All listings for this product
Best-selling in Adult Learning & University
Save on Adult Learning & University
- £13.00Trending at £16.23
- £33.77Trending at £40.10
- £24.10Trending at £25.46
- £16.64Trending at £17.75
- £71.47Trending at £107.26
- £111.91Trending at £139.98
- £21.18Trending at £29.60
About this product
- DescriptionDavid A. Freedman presents a definitive synthesis of his approach to statistical modeling and causal inference in the social sciences.
- Author BiographyDavid A. Freedman (1938-2008) was Professor of Statistics at the University of California, Berkeley. He was a distinguished mathematical statistician whose theoretical research included the analysis of martingale inequalities, Markov processes, de Finetti's theorem, consistency of Bayes estimators, sampling, the bootstrap, and procedures for testing and evaluating models of methods for causal inference. Freedman published widely on the application - and misapplication - of statistics in works within a variety of social sciences, including epidemiology, demography, political science, public policy, and law. He emphasized exposing and checking the assumptions that underlie standard methods, as well as understanding how those methods behave when the assumptions are false - for example, how regression models behave when fitted to data from randomized experiments. He had a remarkable talent for integrating carefully honed statistical arguments with compelling empirical applications and illustrations. Freedman was a member of the American Academy of Arts and Sciences, and in 2003 he received the National Academy of Science's John J. Carty Award, for his 'profound contributions to the theory and practice of statistics'. David Collier is Robson Professor of Political Science at University of California, Berkeley. His current work focuses on conceptualization and measurement and on causal inference in qualitative and multi-method research. He is co-author of Rethinking Social Inquiry: Diverse Tools, Shared Standards and co-editor of two recent volumes: The Oxford Handbook of Political Methodology and Concepts and Method in Social Science. A central concern of his research is with the contribution of detailed case knowledge to causal inference and concept formation. Jasjeet S. Sekhon is Associate Professor of Political Science at University of California, Berkeley. His current research focuses on methods for causal inference in observational and experimental studies and evaluating social science, public health, and medical interventions. Professor Sekhon has done research on elections, voting behavior, and public opinion in the United States; multivariate matching methods for causal inference; machine learning algorithms for irregular optimization problems; robust estimators with bounded influence functions; health economic cost effectiveness analysis; and the philosophy and history of inference and statistics in the social sciences. Philip B. Stark is Professor of Statistics at University of California, Berkeley. His research centers on inference problems, focusing on quantifying the uncertainty in inferences that rely on numerical models of complex physical systems. Professor Stark has done research on the Big Bang, causal inference, the US census, chemical spectroscopy, earthquake prediction, election auditing, food web models, the geomagnetic field, geriatric hearing loss, information retrieval, Internet content filters, nonparametrics, the seismic structure of the Earth and Sun, and spectrum estimation. He has served as an expert witness on statistics for government and industry in state and federal courts.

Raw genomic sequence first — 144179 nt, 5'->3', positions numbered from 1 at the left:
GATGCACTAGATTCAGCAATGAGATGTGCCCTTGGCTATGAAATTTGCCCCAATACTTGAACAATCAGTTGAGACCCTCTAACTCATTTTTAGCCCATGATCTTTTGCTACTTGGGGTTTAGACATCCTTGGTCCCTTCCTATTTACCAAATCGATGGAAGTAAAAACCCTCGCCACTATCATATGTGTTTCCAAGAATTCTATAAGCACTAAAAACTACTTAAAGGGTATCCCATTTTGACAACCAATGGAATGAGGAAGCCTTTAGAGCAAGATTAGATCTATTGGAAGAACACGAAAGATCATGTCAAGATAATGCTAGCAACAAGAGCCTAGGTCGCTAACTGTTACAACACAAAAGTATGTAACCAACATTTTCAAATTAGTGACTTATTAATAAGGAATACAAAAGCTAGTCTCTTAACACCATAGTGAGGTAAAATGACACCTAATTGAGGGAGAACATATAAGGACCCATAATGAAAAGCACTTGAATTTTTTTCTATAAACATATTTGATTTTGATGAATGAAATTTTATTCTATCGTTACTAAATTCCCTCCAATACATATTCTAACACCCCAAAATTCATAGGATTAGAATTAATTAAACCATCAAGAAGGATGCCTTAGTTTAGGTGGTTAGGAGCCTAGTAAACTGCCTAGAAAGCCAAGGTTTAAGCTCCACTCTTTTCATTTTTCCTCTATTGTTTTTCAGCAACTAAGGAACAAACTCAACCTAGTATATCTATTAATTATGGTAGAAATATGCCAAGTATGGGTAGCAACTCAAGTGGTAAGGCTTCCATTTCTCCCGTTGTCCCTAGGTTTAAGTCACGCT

- Author(s)David A. Freedman
- PublisherCambridge University Press
- Date of Publication23/11/2009
- GenreScience & Mathematics: Textbooks & Study Guides
- Place of PublicationCambridge
- Country of PublicationUnited Kingdom
- ImprintCambridge University Press
- Weight640 g
- Width163 mm
- Height239 mm
- Spine23 mm
- Edited byDavid Collier,Jasjeet S. Sekhon,Philip B. Stark
- Format DetailsTrade paperback (US)
This item doesn't belong on this page.
Thanks, we'll look into this.